Interview with Ronald Scott

Tell me about your feelings about the Civil Rights Movement in the South. How did you respond to that?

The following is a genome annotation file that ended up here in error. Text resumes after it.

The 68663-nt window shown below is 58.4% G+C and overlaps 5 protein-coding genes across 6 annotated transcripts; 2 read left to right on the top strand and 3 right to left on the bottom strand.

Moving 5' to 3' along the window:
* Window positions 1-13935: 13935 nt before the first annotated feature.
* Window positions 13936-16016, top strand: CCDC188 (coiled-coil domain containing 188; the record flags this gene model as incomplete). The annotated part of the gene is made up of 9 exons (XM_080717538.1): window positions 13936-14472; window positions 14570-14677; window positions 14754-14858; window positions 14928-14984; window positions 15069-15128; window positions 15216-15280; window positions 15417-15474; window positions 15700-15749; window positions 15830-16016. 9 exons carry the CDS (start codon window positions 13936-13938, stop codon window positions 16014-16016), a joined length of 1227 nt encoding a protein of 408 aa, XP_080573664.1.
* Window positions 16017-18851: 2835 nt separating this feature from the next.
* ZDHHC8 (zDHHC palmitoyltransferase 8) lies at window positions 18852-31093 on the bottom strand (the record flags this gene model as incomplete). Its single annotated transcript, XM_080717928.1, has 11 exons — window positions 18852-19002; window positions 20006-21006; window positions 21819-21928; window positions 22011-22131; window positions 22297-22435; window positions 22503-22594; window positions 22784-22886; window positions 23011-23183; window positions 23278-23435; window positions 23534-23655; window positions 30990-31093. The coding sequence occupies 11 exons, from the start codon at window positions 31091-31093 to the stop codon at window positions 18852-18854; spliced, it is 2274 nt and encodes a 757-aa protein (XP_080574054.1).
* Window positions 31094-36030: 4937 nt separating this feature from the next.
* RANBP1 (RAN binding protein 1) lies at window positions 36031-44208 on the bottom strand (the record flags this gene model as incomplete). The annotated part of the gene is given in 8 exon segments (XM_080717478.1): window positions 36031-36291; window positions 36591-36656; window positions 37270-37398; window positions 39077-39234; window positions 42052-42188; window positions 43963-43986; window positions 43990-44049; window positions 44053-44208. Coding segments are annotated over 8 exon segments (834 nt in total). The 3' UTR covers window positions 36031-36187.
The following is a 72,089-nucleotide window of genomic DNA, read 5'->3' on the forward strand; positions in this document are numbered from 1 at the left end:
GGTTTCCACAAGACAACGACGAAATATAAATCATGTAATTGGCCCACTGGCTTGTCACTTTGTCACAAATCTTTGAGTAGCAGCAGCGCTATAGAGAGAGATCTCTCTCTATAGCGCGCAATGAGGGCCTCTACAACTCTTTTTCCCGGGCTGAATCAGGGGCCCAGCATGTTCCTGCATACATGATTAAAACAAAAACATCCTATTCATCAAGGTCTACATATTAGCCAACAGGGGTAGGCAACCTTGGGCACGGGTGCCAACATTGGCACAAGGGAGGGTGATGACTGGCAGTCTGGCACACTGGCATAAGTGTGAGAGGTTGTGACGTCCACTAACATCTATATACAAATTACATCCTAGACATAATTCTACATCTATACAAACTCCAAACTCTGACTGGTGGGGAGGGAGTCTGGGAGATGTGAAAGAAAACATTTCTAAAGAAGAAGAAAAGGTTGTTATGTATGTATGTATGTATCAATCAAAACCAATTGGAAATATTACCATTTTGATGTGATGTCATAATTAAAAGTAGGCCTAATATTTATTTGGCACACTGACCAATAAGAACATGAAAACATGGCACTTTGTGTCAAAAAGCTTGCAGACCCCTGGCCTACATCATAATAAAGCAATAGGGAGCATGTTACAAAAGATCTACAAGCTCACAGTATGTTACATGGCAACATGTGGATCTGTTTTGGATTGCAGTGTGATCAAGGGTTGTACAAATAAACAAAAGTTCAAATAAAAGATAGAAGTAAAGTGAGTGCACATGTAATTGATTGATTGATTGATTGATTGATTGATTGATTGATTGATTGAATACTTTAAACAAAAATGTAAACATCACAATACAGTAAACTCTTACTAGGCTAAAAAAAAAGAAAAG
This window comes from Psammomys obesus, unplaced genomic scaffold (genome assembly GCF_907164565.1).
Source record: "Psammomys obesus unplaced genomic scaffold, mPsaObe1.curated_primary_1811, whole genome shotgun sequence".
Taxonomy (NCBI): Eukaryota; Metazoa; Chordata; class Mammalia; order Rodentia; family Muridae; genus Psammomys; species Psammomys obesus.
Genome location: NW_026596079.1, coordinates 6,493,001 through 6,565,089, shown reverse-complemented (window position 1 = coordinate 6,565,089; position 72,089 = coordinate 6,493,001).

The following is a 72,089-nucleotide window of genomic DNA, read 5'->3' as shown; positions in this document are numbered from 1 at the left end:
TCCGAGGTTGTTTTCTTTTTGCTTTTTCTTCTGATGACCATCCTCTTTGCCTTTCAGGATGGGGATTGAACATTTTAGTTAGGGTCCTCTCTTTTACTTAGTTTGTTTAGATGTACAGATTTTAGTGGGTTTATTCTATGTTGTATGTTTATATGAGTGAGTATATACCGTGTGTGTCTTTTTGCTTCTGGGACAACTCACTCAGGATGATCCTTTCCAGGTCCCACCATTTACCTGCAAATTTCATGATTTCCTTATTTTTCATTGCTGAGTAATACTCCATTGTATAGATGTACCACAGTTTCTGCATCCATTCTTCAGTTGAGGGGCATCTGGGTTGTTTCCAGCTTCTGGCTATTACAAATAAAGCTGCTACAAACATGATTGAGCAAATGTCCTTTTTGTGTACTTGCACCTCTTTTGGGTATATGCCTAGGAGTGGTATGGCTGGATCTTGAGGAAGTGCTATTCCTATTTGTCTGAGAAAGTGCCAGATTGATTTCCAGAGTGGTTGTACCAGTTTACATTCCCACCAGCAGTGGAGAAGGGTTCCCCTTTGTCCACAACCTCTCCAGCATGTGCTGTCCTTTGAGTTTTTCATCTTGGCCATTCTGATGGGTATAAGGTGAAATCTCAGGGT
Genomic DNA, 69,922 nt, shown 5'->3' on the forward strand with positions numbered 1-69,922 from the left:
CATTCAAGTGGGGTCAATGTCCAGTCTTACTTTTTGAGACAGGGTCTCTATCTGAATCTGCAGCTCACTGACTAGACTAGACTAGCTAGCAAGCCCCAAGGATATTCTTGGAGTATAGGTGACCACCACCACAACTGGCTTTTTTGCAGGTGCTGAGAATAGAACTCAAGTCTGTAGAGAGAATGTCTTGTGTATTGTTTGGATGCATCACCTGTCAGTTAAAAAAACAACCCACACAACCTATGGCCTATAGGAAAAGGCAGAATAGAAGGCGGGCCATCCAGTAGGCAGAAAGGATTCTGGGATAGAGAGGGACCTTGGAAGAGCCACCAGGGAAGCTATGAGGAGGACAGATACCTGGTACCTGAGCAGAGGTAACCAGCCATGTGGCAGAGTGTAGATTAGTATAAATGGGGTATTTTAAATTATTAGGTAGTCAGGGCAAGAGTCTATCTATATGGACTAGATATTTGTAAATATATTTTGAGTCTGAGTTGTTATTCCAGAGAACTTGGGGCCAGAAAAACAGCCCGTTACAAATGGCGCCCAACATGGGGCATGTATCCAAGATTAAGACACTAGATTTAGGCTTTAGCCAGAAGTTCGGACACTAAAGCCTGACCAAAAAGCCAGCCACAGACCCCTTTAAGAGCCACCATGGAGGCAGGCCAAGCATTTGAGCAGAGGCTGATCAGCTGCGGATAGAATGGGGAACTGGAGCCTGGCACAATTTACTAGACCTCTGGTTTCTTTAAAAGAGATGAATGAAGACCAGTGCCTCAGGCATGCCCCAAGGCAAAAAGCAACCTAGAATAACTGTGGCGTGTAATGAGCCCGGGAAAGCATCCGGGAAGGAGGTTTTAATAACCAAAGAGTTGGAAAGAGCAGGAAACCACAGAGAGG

Well, at the time that the Civil Rights Movement in the South was going on, I was growing in consciousness and like a lot of people here in the North we read about what was happening or watched it on TV or whatever the case may be. But I, uh, and my friends, and my friends and I we, we just did not relate to it in terms of an intensely passionate situation. Ah, we, we didn't--of course we felt hurt and concerned about the, the bombing in Birmingham or the dogs, uh, uh, and about the students. We identified with them 'cause we were the same age, but it wasn't personal. It really was not personalized. You know, I had known of guys that I knew, known of guys who had been harassed, as I mentioned earlier, by the police, who had been shot, uh, who were in prison, uh, a lot of guys who just wouldn't make it. And it just didn't relate to the particular kind of things that were happening in our lives. It, it, it, it really didn't...